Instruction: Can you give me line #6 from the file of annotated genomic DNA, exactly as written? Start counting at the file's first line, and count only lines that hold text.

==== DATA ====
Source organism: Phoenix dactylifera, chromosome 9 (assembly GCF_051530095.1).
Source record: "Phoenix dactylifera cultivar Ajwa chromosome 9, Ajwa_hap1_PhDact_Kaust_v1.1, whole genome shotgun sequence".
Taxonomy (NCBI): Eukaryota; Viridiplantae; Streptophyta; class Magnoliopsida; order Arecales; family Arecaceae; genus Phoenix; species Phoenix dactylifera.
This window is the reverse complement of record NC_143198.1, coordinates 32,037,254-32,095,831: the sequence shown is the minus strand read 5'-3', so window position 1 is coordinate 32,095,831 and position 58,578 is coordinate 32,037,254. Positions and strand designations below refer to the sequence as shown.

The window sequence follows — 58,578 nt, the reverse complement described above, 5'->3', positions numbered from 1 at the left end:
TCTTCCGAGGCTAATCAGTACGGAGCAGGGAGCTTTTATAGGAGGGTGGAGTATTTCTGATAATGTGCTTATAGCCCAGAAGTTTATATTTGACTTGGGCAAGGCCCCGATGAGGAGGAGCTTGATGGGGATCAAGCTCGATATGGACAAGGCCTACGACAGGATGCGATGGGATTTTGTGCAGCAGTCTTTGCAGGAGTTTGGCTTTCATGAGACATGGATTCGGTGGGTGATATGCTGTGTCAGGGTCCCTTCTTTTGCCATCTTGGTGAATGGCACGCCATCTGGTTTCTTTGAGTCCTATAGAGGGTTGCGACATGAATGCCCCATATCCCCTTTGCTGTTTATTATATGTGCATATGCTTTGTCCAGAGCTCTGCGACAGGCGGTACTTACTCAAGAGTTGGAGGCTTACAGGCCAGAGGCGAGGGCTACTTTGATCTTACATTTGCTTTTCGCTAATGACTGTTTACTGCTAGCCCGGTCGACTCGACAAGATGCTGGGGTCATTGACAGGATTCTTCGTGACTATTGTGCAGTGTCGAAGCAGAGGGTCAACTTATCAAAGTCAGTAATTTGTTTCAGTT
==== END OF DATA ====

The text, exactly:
TCTTCCGAGGCTAATCAGTACGGAGCAGGGAGCTTTTATAGGAGGGTGGAGTATTTCTGATAATGTGCTTATAGCCCAGAAGTTTATATTTGACTTGGGCAAGGCCCCGATGAGGAGGAGCTTGATGGGGATCAAGCTCGATATGGACAAGGCCTACGACAGGATGCGATGGGATTTTGTGCAGCAGTCTTTGCAGGAGTTTGGCTTTCATGAGACATGGATTCGGTGGGTGATATGCTGTGTCAGGGTCCCTTCTTTTGCCATCTTGGTGAATGGCACGCCATCTGGTTTCTTTGAGTCCTATAGAGGGTTGCGACATGAATGCCCCATATCCCCTTTGCTGTTTATTATATGTGCATATGCTTTGTCCAGAGCTCTGCGACAGGCGGTACTTACTCAAGAGTTGGAGGCTTACAGGCCAGAGGCGAGGGCTACTTTGATCTTACATTTGCTTTTCGCTAATGACTGTTTACTGCTAGCCCGGTCGACTCGACAAGATGCTGGGGTCATTGACAGGATTCTTCGTGACTATTGTGCAGTGTCGAAGCAGAGGGTCAACTTATCAAAGTCAGTAATTTGTTTCAGTT